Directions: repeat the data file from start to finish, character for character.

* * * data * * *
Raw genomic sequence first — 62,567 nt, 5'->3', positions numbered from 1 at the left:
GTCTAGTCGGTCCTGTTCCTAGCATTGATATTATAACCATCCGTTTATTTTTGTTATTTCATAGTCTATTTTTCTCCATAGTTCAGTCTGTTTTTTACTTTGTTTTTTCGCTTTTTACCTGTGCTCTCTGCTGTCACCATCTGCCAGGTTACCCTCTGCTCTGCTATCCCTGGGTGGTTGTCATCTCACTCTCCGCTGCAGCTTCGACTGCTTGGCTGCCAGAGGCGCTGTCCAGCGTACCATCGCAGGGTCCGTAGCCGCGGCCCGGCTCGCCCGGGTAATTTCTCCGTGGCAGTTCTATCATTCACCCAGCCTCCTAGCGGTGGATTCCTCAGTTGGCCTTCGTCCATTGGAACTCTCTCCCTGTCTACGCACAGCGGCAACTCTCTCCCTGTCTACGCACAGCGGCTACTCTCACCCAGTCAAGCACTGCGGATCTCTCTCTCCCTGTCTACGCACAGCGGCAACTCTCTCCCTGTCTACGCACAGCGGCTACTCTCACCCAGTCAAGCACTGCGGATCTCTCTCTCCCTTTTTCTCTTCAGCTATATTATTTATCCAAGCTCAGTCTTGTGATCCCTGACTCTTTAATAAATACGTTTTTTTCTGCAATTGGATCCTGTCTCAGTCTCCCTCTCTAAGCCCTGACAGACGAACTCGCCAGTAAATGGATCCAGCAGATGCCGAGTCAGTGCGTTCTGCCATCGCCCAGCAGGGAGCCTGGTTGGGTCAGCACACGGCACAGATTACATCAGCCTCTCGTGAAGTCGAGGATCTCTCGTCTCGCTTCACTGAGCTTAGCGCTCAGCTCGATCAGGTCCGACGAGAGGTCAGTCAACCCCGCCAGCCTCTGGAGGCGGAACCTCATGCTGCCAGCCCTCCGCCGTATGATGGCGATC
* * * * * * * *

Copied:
Raw genomic sequence first — 62,567 nt, 5'->3', positions numbered from 1 at the left:
GTCTAGTCGGTCCTGTTCCTAGCATTGATATTATAACCATCCGTTTATTTTTGTTATTTCATAGTCTATTTTTCTCCATAGTTCAGTCTGTTTTTTACTTTGTTTTTTCGCTTTTTACCTGTGCTCTCTGCTGTCACCATCTGCCAGGTTACCCTCTGCTCTGCTATCCCTGGGTGGTTGTCATCTCACTCTCCGCTGCAGCTTCGACTGCTTGGCTGCCAGAGGCGCTGTCCAGCGTACCATCGCAGGGTCCGTAGCCGCGGCCCGGCTCGCCCGGGTAATTTCTCCGTGGCAGTTCTATCATTCACCCAGCCTCCTAGCGGTGGATTCCTCAGTTGGCCTTCGTCCATTGGAACTCTCTCCCTGTCTACGCACAGCGGCAACTCTCTCCCTGTCTACGCACAGCGGCTACTCTCACCCAGTCAAGCACTGCGGATCTCTCTCTCCCTGTCTACGCACAGCGGCAACTCTCTCCCTGTCTACGCACAGCGGCTACTCTCACCCAGTCAAGCACTGCGGATCTCTCTCTCCCTTTTTCTCTTCAGCTATATTATTTATCCAAGCTCAGTCTTGTGATCCCTGACTCTTTAATAAATACGTTTTTTTCTGCAATTGGATCCTGTCTCAGTCTCCCTCTCTAAGCCCTGACAGACGAACTCGCCAGTAAATGGATCCAGCAGATGCCGAGTCAGTGCGTTCTGCCATCGCCCAGCAGGGAGCCTGGTTGGGTCAGCACACGGCACAGATTACATCAGCCTCTCGTGAAGTCGAGGATCTCTCGTCTCGCTTCACTGAGCTTAGCGCTCAGCTCGATCAGGTCCGACGAGAGGTCAGTCAACCCCGCCAGCCTCTGGAGGCGGAACCTCATGCTGCCAGCCCTCCGCCGTATGATGGCGATC